• Many of you are making true efforts and I applaud them, but many of you are not. And just because one brand in your portfolio is environmentally-conscious and taking action, does not absolve the other brand teams of being complacent. Each and every brand team in your portfolio needs to be aggressively addressing the problem.

  • I value incremental packaging changes and every bit of reduction helps, but we’re beyond greenwashing…you’ve got to think big. Be the heroes in this story. I really want you to be the heroes.

Retailers, Foodservice and Hospitality Providers
I have to say, this is the group that I’ve seen the most substantial efforts being made…so kudos to you. The one sub-group I want to address here are the buyers. You are powerful decision makers…

  • If you have the option of choosing one brand over another to stock your shelves or fill your pantries, you have the power (and I believe responsibility) to make the right choice.

  • You also have the power to say to a manufacturer/supplier that is pitching their products to you that you are happy to buy from them once they make significant packaging changes…but not until then. That sends a strong message for them to reconsider their packaging priorities. Use that power!

Angel and Institutional Investors
I get it, your goal is to make money. But…your investments can be a part of the solution or a part of the problem, and right now I see the majority of investment going to brands that are contributing to the problem. You have the power to effect real change, and here is where I extend the conversation beyond packaging waste.

  • When having conversations with the brands you are considering investing in, can’t you make investment contingent upon moving to more sustainable packaging? Perhaps I am ignorant, but I don’t see why this can’t be your way of taking a stance on our packaging problem.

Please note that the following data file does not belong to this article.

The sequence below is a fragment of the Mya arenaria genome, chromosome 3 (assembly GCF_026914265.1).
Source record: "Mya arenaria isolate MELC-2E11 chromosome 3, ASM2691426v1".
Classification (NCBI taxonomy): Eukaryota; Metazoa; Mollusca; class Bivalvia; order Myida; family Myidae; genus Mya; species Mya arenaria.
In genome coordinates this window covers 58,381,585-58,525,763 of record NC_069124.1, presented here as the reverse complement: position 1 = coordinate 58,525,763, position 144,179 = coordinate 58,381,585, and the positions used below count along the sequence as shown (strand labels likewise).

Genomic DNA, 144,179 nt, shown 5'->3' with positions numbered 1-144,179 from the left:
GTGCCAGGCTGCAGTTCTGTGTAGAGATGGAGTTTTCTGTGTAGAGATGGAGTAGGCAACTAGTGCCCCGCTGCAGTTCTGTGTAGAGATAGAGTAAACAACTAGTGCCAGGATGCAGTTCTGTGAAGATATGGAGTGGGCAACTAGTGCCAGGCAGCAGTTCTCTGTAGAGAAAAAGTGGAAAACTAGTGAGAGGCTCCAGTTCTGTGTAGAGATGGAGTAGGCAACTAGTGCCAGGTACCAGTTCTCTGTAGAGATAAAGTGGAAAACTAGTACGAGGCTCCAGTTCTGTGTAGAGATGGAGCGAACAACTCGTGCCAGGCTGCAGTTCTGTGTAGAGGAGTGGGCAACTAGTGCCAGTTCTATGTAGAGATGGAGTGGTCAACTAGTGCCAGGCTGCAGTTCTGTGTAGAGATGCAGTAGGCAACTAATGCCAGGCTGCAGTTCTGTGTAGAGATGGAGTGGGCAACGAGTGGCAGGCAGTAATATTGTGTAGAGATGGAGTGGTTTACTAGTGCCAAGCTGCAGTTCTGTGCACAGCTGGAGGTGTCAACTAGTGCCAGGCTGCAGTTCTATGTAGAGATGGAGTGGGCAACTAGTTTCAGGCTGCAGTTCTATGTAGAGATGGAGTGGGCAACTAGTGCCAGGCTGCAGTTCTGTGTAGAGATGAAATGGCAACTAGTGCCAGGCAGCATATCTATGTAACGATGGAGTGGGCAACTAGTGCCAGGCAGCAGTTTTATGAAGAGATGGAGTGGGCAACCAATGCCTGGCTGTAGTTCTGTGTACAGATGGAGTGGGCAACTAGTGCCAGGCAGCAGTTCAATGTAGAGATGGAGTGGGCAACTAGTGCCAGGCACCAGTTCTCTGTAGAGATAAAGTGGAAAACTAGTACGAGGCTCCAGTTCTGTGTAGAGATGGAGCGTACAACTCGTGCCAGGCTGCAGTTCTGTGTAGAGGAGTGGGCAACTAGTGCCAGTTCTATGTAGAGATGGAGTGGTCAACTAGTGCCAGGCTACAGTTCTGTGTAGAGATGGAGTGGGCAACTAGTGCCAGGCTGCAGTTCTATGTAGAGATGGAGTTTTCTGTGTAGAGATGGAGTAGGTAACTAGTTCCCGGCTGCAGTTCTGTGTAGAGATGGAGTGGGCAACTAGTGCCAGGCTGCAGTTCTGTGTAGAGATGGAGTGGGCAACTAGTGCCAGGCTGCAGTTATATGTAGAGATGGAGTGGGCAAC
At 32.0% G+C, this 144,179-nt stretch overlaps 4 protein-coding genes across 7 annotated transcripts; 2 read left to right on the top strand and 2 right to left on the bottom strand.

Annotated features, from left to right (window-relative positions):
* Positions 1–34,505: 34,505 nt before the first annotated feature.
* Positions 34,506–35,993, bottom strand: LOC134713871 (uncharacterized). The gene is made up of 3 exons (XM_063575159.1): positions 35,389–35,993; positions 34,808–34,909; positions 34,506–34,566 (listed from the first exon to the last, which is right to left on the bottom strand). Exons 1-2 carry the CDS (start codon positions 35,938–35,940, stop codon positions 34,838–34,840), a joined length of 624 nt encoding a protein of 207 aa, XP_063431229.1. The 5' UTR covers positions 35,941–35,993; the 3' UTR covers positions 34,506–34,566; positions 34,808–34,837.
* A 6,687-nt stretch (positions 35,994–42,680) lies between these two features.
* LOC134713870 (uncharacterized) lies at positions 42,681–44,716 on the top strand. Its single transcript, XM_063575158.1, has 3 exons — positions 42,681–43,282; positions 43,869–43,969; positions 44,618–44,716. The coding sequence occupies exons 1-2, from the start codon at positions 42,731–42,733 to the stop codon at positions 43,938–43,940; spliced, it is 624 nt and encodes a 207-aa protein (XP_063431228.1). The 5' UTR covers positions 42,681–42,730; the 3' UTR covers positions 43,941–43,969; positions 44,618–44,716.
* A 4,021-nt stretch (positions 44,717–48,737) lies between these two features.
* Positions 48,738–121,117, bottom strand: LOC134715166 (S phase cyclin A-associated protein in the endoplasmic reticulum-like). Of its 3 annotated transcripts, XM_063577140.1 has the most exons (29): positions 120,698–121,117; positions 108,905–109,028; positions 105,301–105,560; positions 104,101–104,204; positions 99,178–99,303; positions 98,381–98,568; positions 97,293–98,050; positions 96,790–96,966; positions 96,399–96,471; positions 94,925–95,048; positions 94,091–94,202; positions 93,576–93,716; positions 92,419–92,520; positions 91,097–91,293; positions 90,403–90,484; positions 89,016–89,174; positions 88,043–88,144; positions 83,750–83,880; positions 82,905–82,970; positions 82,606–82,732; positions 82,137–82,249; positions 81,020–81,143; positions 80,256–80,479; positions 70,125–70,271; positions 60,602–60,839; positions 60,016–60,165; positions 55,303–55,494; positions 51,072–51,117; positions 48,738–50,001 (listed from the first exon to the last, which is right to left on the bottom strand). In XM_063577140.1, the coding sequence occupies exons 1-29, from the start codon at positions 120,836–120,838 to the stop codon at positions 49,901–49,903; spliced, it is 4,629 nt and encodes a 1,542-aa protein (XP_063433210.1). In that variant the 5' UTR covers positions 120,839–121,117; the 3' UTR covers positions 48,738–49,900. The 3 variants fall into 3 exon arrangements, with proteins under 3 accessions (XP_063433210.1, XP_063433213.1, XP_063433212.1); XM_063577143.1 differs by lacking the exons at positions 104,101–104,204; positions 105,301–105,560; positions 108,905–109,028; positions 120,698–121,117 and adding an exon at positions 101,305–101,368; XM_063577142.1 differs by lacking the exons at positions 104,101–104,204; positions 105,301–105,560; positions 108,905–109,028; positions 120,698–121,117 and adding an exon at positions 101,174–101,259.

• I urge you to consider investing beyond trendy better-for-you snacking. Collagen-infused chips and CBD sodas—even when packaged more responsibly—are not the brands feeding the global population and fixing our food systems (I recognize there are a few out there). Investing in such companies means you are not investing in the companies and the science and innovation institutions that are truly addressing our problems.

  • Just like you do your operational and financial due diligence before investing in a brand, please also do your nutrition and environmental sustainability research. I see too much investment and attention going into “darling” trends that on the surface claim to be fixing our food systems, but, upon deeper inspection, may really not be. One example is the next gen meat alternatives where both the nutrition and sustainability claims being made by brands are being questioned by the experts.

The Food Media
Consumers today want to do the right thing and like to support companies making a truly positive impact. You are in the very unique position to educate them and help raise awareness about the organizations making a difference. I have a couple of requests:

  • When reporting about specific products, make sure to include packaging information. Is that beverage you are bringing attention to packaged in recyclable glass or aluminum vs. non-recyclable plastic? Just like you share pricing and nutrition information, I urge you to share packaging details so consumers can make informed decisions.

  • For those of you that write favorite product articles, take a stand and stand out by featuring products making true efforts to reduce their packaging footprint.

  • Prioritize articles and get quotes from experts that teach consumers about how to reduce their packaging use. Consistent reminders are what we all need to make behavior changes.

The last thing I’ll leave you with is sharing organizations that are thinking about systemic change when it comes to tackling our packaging problem. The first is called UPSTREAM and they are an organization with behavior change ideas worth paying attention to. The second is Gingko Bioworks that just offered a three-month residency to someone who has an idea that intersects creative design with synthetic biology to create a world without waste. I can’t wait to see what comes out of that residency!

Know of any organizations doing eye-opening work to prevent packaging waste? Please do share their efforts below in the comments box so we can all learn about them and support them.